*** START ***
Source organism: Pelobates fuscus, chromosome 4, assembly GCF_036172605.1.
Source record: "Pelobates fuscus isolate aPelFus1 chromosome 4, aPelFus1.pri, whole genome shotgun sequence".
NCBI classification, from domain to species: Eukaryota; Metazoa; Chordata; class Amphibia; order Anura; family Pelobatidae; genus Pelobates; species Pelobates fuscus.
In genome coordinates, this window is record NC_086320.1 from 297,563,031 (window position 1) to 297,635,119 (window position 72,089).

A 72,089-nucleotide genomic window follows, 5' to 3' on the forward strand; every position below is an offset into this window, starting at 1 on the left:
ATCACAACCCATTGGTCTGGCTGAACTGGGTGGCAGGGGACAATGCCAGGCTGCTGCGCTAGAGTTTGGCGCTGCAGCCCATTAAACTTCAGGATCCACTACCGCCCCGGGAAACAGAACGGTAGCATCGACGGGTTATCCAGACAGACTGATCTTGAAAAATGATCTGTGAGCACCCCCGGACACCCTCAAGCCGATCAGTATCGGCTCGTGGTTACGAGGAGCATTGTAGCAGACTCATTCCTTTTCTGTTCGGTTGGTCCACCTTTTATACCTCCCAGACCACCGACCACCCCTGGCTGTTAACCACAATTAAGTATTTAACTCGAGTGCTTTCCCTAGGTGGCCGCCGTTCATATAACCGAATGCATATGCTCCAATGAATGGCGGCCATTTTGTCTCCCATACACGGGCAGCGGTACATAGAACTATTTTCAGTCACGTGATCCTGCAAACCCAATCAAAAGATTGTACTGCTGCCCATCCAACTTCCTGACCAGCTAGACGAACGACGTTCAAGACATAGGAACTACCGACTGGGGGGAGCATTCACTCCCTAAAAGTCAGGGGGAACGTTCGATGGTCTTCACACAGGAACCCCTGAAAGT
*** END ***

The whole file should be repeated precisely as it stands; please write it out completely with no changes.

Source organism: Pelobates fuscus, chromosome 4, assembly GCF_036172605.1.
Source record: "Pelobates fuscus isolate aPelFus1 chromosome 4, aPelFus1.pri, whole genome shotgun sequence".
NCBI classification, from domain to species: Eukaryota; Metazoa; Chordata; class Amphibia; order Anura; family Pelobatidae; genus Pelobates; species Pelobates fuscus.
In genome coordinates, this window is record NC_086320.1 from 297,563,031 (window position 1) to 297,635,119 (window position 72,089).

A 72,089-nucleotide genomic window follows, 5' to 3' on the forward strand; every position below is an offset into this window, starting at 1 on the left:
ATCACAACCCATTGGTCTGGCTGAACTGGGTGGCAGGGGACAATGCCAGGCTGCTGCGCTAGAGTTTGGCGCTGCAGCCCATTAAACTTCAGGATCCACTACCGCCCCGGGAAACAGAACGGTAGCATCGACGGGTTATCCAGACAGACTGATCTTGAAAAATGATCTGTGAGCACCCCCGGACACCCTCAAGCCGATCAGTATCGGCTCGTGGTTACGAGGAGCATTGTAGCAGACTCATTCCTTTTCTGTTCGGTTGGTCCACCTTTTATACCTCCCAGACCACCGACCACCCCTGGCTGTTAACCACAATTAAGTATTTAACTCGAGTGCTTTCCCTAGGTGGCCGCCGTTCATATAACCGAATGCATATGCTCCAATGAATGGCGGCCATTTTGTCTCCCATACACGGGCAGCGGTACATAGAACTATTTTCAGTCACGTGATCCTGCAAACCCAATCAAAAGATTGTACTGCTGCCCATCCAACTTCCTGACCAGCTAGACGAACGACGTTCAAGACATAGGAACTACCGACTGGGGGGAGCATTCACTCCCTAAAAGTCAGGGGGAACGTTCGATGGTCTTCACACAGGAACCCCTGAAAGT